Figure 2: A simplified version of HCNN with two computational blocks. BN is short for ”Batch Normalization”.

Computation Block.

In the Computation Block first the outputs of two Residual Blocks and one identity mapping are summed, followed by a and an layer (Figure 2). In total, the computational block has 4 convolutional layers, two in each Residual Block (see Figure 3). The Residual Block first computes the composite function of five consecutive layers, namely , followed by the concatenation of the output with the input tensor. The residual block concludes with an .

The Residual Block can be viewed as a new kind of non-linear layer denoted by , where and are the respective filter sizes of the two convolutional layers. and are the dimensions of the outputs of the first convolutional layer and the Residual Block, respectively, where ; this condition simplifies the network architecture and reduces the computational cost. The Computational Block can be denoted as with the two residual blocks defined as and . Note that here we chose the same and for both Residual Blocks in a Computational Block.

Figure 3: Residual Block

Implementation details.

Most convolutional layers use small squared filters of size , and , except for the layers in the first part of the network, where large filters are applied to capture long range features. We use Exponential Linear Units (ELU, Clevert et al. (2015)) as our activation function to reduce the effect of gradient vanishing: preliminary experiments showed that ELU preformed significantly better than other activation functions (data not shown).

For the pooling layers

we used Average pooling. Average pooling outperformed Max pooling in terms of prediction accuracy by more than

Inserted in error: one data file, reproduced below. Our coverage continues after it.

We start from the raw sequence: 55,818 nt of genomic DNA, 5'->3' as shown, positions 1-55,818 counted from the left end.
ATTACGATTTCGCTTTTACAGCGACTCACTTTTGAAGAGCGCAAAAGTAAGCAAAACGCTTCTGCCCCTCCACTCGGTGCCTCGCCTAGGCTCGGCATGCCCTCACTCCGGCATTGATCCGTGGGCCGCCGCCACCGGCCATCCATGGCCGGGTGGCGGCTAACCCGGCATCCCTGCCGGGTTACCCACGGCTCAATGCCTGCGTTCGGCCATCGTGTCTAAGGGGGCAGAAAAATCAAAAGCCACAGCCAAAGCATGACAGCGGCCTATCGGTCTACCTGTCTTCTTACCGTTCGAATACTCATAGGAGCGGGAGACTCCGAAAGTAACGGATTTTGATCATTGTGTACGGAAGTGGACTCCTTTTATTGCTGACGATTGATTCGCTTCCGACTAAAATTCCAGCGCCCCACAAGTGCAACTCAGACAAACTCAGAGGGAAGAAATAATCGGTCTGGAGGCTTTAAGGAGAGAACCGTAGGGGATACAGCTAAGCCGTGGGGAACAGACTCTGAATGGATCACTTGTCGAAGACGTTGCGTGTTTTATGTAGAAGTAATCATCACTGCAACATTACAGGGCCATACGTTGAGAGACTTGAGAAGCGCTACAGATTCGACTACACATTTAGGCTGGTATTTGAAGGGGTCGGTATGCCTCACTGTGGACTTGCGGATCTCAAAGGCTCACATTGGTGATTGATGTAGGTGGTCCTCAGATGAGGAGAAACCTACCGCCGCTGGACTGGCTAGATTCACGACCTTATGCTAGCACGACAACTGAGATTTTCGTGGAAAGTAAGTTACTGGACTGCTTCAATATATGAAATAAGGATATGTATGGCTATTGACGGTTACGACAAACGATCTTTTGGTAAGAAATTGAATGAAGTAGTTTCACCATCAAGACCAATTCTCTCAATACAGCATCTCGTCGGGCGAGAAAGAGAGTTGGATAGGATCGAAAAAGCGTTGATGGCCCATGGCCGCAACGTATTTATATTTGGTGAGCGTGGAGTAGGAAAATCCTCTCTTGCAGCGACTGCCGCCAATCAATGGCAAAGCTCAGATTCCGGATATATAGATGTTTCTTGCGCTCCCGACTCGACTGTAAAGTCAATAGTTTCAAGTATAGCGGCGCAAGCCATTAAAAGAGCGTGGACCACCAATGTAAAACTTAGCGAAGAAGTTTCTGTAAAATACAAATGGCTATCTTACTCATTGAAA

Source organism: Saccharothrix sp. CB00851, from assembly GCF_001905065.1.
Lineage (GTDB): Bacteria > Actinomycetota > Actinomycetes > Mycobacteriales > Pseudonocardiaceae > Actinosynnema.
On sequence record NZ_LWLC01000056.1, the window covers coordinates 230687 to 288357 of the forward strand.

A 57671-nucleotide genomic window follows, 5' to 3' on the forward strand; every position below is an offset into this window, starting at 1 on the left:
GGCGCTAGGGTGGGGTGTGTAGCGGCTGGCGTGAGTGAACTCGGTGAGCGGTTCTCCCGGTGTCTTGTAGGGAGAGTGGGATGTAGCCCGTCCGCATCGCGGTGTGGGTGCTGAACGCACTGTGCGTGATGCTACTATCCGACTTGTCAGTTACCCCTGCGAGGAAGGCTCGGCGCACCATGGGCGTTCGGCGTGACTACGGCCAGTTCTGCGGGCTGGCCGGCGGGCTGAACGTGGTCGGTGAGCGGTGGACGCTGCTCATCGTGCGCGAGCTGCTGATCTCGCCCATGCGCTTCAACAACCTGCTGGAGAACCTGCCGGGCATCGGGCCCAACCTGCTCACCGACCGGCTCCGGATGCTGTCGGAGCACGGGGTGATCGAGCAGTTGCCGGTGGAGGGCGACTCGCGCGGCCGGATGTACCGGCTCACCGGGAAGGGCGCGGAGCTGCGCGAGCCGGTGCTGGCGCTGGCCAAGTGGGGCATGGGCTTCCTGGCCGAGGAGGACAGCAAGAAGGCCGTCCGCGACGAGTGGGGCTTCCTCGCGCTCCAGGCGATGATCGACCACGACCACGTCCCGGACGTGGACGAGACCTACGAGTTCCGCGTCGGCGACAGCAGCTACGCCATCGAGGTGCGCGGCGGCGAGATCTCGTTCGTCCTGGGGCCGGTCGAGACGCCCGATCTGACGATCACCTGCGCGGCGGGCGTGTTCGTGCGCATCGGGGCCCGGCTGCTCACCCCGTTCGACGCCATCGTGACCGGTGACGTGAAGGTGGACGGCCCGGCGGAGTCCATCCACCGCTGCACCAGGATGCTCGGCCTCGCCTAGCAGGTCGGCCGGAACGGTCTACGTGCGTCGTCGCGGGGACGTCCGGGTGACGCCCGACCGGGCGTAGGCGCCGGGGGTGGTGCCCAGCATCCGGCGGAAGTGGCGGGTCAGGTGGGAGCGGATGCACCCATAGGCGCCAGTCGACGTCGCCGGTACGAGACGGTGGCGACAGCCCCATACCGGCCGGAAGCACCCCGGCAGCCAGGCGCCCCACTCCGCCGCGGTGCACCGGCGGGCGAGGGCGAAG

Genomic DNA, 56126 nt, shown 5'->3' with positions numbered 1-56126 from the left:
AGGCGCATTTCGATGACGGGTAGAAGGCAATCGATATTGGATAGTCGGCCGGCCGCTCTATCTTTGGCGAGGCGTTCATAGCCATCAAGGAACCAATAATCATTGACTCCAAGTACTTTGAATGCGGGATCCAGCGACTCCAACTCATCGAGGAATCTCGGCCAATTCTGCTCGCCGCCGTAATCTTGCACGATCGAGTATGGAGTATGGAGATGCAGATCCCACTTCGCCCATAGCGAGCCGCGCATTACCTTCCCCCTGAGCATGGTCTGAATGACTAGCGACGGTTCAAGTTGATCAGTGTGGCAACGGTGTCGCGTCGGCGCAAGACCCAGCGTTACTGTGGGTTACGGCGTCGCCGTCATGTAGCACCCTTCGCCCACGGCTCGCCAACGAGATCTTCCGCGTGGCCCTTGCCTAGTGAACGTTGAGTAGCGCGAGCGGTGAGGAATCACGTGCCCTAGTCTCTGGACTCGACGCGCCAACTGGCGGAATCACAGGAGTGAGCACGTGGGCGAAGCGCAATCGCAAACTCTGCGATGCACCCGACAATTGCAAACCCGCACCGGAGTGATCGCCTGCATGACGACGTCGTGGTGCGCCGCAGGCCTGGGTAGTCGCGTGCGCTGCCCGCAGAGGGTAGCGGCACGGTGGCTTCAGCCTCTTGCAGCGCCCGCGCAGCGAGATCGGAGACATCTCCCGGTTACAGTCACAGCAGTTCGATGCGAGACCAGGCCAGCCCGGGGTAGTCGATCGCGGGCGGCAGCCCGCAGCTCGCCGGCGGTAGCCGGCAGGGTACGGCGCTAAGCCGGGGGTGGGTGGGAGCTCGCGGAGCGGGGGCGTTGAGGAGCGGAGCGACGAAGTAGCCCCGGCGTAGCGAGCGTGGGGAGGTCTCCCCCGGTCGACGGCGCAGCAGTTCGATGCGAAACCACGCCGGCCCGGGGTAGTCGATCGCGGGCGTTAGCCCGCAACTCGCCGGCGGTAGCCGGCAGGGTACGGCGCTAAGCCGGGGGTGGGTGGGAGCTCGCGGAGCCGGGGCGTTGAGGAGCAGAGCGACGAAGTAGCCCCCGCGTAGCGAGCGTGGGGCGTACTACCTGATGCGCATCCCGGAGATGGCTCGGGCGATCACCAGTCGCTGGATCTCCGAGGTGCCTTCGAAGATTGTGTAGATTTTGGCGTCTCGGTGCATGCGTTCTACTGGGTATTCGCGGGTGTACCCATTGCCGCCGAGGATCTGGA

in general, as it reduces the high variance of the sparse generated images. Cross entropy was used as the loss function.

Layers Description
Conv1 conv, BN
Conv2 conv, BN

filter, stride 2

ComputationBlock ,
ComputationBlock ,
filter, stride 2
ComputationBlock ,
ComputationBlock ,
ComputationBlock ,
filter, stride 2
filter, stride 2
Classification layer1
64D FC layer
dropout with 0.5
Classification layer2
100D FC layer
dropout with 0.5
50D FC layer,
Table 2: DNA Datasets
Name Samples Description
H3 14965 H3 occupancy
H4 14601 H4 occupancy
H3K9ac 27782
H3K9 acetylation
relative to H3
H3K14ac 33048
H3K14 acetylation
relative to H3
H4ac 34095
H4 acetylation
relative to H3
H3K4me1 31677
H3K4 monomethy-
lation relative to H3
H3K4me2 30683
H3K4 dimethylation
relative to H3
H3K4me3 36799
H3K4 trimethylation
relative to H3
H3K36me3 34880
H3K36 trimethylation
relative to H3
H3K79me3 28837
H3K79 trimethylation
relative to H3
Splice 3190
Gene Sequences
Table 1: Network Architecture. The output size is given as height, width, channels.

3 Experiments

We test the performance of our approach using ten publicly available datasets from Pokholok et al. (2005). The datasets contain DNA subsequences with a length of 500 base pairs. Each sequence is labeled either as “positive” or “negative”, indicating whether or not the subsequence contains regions that are wrapped around a histone protein. The ten datasets each consider a different type of histone protein, indicated by the name of the dataset. Details can be found in Table 2.